Frequently Asked Questions

Stay safe by taking some simple precautions, such as physical distancing, wearing a mask, especially when distancing cannot be maintained, keeping rooms well ventilated, avoiding crowds and close contact, regularly cleaning your hands, and coughing into a bent elbow or tissue. Check local advice where you live and work. Do it all!
The time from exposure to COVID-19 to the moment when symptoms begin is, on average, 5-6 days and can range from 1-14 days. This is why people who have been exposed to the virus are advised to remain at home and stay away from others, for 14 days, in order to prevent the spread of the virus, especially where testing is not easily available.
There is no evidence to date of viruses that cause respiratory illnesses being transmitted via food or food packaging. Coronaviruses cannot multiply in food; they need an animal or human host to multiply. The COVID-19 virus is generally thought to be spread from person to person through respiratory droplets. Currently, there is no evidence to support transmission of the COVID-19 virus associated with food. Before preparing or eating food it is important to always wash your hands with soap and water for at least 40-60 seconds. Regular food safety and handling guidance should be followed.
For people with chronic conditions such as such as asthma, diabetes, TB and HIV the most important thing is to continue your medication as prescribed, attend recommended check-ups and seek medical help if you have new symptoms. Check with your health authorities and health provider if your regular check-ups should be done differently during the COVID-19 pandemic. Some services, such as counselling, may be available remotely. For treatment of clinically stable adolescents with HIV and adolescents with TB and/or other chronic conditions, your health provider should consider multi-month prescriptions and dispensing which will reduce the frequency of your visits to the clinic and ensure continuity of treatment, if movements are disrupted during the pandemic.  Seek advice from your health authorities and health care provider on how to be protected from COVID-19 and continue your treatment as prescribed.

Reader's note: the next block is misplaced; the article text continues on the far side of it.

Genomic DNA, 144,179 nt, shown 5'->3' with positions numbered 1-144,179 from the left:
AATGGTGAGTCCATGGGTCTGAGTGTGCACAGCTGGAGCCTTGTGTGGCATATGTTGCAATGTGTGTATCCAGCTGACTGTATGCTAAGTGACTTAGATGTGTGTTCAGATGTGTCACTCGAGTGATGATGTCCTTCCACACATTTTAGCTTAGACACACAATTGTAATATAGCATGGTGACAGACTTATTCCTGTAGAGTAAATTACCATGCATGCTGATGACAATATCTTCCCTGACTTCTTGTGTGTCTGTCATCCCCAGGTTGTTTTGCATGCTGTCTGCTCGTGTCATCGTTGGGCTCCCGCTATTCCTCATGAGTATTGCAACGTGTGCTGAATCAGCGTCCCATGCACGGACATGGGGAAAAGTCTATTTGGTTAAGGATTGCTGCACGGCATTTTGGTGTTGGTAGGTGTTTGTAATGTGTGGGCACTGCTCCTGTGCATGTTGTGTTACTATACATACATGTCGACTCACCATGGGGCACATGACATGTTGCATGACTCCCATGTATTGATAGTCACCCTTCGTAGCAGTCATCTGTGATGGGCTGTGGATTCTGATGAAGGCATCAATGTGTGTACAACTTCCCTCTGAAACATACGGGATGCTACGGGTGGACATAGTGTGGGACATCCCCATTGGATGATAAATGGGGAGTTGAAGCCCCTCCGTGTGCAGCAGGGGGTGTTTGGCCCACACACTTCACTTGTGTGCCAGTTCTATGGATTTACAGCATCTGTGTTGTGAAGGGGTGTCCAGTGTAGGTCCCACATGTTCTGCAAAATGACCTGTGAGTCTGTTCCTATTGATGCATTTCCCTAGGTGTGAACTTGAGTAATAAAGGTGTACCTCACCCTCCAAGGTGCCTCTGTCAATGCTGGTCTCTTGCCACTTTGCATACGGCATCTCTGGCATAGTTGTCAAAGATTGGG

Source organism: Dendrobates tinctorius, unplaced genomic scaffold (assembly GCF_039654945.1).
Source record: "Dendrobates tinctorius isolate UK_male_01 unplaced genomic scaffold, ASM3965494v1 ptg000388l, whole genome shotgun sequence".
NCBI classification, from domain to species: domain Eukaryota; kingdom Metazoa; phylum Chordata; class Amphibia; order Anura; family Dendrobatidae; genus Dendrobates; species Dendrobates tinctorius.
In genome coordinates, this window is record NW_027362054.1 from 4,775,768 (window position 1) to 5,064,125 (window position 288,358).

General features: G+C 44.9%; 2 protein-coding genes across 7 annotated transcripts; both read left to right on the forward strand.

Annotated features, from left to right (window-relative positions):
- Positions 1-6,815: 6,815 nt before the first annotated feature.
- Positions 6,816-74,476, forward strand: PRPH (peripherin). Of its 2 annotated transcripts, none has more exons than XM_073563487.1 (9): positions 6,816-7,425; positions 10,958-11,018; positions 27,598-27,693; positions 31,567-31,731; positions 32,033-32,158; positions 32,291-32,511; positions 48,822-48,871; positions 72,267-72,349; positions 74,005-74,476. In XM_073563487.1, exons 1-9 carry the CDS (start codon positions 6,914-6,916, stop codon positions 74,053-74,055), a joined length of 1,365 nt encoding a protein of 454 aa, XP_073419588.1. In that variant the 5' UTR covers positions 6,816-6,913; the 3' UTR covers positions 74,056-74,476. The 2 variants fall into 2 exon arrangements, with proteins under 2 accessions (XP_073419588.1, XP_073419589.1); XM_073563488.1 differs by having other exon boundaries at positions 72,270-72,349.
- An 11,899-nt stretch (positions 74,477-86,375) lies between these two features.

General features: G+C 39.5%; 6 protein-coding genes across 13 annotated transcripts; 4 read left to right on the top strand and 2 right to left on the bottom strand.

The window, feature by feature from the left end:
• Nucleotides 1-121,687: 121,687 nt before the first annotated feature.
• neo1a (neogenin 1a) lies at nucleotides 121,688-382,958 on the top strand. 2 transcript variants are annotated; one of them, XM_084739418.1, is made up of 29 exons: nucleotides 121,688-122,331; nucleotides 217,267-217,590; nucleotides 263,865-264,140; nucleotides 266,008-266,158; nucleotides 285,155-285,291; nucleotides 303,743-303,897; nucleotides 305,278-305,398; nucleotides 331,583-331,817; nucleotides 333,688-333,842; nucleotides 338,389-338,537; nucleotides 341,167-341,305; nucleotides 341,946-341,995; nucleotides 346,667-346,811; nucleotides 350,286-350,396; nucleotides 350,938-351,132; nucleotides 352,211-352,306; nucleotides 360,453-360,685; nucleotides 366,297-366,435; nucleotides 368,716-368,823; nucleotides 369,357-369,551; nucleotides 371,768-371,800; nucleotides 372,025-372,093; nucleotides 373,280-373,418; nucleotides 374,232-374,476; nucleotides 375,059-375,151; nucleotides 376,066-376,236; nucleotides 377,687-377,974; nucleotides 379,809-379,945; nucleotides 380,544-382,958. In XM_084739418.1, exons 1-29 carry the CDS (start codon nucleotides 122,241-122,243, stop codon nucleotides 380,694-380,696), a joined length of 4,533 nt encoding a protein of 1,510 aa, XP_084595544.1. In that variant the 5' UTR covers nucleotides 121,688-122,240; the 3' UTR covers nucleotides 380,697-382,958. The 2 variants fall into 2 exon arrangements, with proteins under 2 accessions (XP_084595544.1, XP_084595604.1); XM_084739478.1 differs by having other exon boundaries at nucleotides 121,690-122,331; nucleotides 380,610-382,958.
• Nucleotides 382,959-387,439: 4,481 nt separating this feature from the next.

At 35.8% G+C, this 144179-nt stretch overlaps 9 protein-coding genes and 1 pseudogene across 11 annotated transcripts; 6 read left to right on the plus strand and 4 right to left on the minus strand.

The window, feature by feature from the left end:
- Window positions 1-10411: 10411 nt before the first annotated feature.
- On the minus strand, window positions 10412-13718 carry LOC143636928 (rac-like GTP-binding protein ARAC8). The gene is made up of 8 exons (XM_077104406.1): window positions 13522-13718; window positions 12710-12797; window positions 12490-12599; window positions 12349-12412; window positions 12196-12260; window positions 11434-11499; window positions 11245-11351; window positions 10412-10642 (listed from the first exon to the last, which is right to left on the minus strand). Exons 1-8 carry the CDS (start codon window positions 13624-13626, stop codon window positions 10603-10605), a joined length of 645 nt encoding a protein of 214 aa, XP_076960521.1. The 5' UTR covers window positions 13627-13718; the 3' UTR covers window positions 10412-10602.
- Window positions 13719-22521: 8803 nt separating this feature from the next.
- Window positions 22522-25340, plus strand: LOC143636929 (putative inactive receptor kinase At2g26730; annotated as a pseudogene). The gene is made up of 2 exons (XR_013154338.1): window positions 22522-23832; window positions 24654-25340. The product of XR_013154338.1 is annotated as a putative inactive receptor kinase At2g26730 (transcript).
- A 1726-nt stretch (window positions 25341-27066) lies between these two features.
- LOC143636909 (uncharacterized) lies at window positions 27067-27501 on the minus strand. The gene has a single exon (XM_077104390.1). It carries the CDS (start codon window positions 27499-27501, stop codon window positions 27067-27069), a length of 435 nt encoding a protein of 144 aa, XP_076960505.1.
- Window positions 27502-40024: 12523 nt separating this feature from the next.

Yes. You can play sports that are in line with the physical distancing measures and movement restrictions that are in place in your country. If you are able to go for a bicycle ride, or if you go to a park or public open space to walk, run or exercise always practice physical distancing and wash your hands with water and soap before you leave, when you get to where you are going, and as soon as you get home.  If water and soap are not immediately available, use alcohol-based hand rub. Being physically active is good for your health, both physical and mental. Set up a regular routine to practice activities or sports that do not require close contact with others every day for 1 hour. You can do individual sports, like jogging, walking, dancing or yoga. There are many options to try. You can set up playground games indoors, such as jump rope and hop-scotch, play with your brothers and sisters, and practice some strength training activities, using improvised weights like bottles full of water or sand. If you have access to the internet, you can also join in online active games or fitness classes, or set up your own online physical exercises with your friends or classmates. Find an activity that is fun, can be done within the restrictions that are in place in your country, and makes you feel good. Do not exercise if you have a fever, cough and difficulty breathing. Stay home and rest, seek medical attention and follow the directions of your local health authority.